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THE TRUTH ABOUT INSURANCE AGENCY NETWORKS

THE TRUTH ABOUT INSURANCE AGENCY NETWORKS

THE TRUTH ABOUT INSURANCE AGENCY NETWORKS
May 27
14:07 2021

THE TRUTH ABOUT INSURANCE AGENCY NETWORKS

A look at characteristics and value of the groups—and some misconceptions about them

By Steven Pearson, Rene Swan, and Michael Strakhov

The Greek mathematician Euclid’s first axiom, things equal to the same thing are equal to each other, applies only when things are actually equal to the same thing. In the insurance networks arena, this plays out in that the significant differences between specific types of aggregators proves that they are, in fact, not equal to each other.

As insurance networks have grown in popularity in the last several years, there is some confusion about how networks and aggregators interact with carriers. What are some of misconceptions? First, let’s describe a network. A network is a separate business entity established to connect its independent insurance “members” or “affiliates” with a unique stable of insurance carriers. The network typically holds a master contract with its carriers and manages the overall company relationship directly with each of its carriers.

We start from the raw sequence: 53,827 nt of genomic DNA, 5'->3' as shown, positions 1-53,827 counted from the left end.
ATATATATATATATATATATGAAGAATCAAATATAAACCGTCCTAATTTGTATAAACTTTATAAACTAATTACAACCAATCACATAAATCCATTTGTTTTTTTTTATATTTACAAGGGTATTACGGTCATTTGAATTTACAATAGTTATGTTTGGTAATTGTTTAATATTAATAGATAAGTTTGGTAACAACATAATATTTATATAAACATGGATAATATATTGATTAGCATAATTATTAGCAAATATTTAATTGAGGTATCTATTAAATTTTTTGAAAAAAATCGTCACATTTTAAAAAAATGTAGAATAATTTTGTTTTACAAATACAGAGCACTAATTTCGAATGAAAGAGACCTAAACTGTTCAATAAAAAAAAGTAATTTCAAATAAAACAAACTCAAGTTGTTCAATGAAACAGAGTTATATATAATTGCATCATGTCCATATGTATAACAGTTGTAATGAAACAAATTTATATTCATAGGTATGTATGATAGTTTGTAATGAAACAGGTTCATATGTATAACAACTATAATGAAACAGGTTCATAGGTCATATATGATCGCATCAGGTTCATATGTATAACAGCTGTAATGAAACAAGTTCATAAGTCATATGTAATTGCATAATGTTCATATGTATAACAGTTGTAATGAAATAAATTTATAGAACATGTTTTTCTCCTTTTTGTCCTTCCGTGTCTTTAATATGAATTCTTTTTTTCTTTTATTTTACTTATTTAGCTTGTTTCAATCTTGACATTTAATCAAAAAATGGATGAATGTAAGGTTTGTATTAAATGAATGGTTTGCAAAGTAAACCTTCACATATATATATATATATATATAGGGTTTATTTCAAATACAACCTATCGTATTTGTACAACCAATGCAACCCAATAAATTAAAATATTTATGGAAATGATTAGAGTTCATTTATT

Participation

One of the most widespread misconceptions about networks is that agents can join without qualification or participation requirements, and the only reason for the network’s existence is to exert negotiating leverage with the carriers with whom their members place business. This misconception has prompted some to suggest that carriers would be better off appointing all agents to avoid paying higher standard and contingency commissions as a result of aggregation. To suggest that carriers appoint all agents without evaluation or vetting simply ignores the costs involved in serving every licensed agency.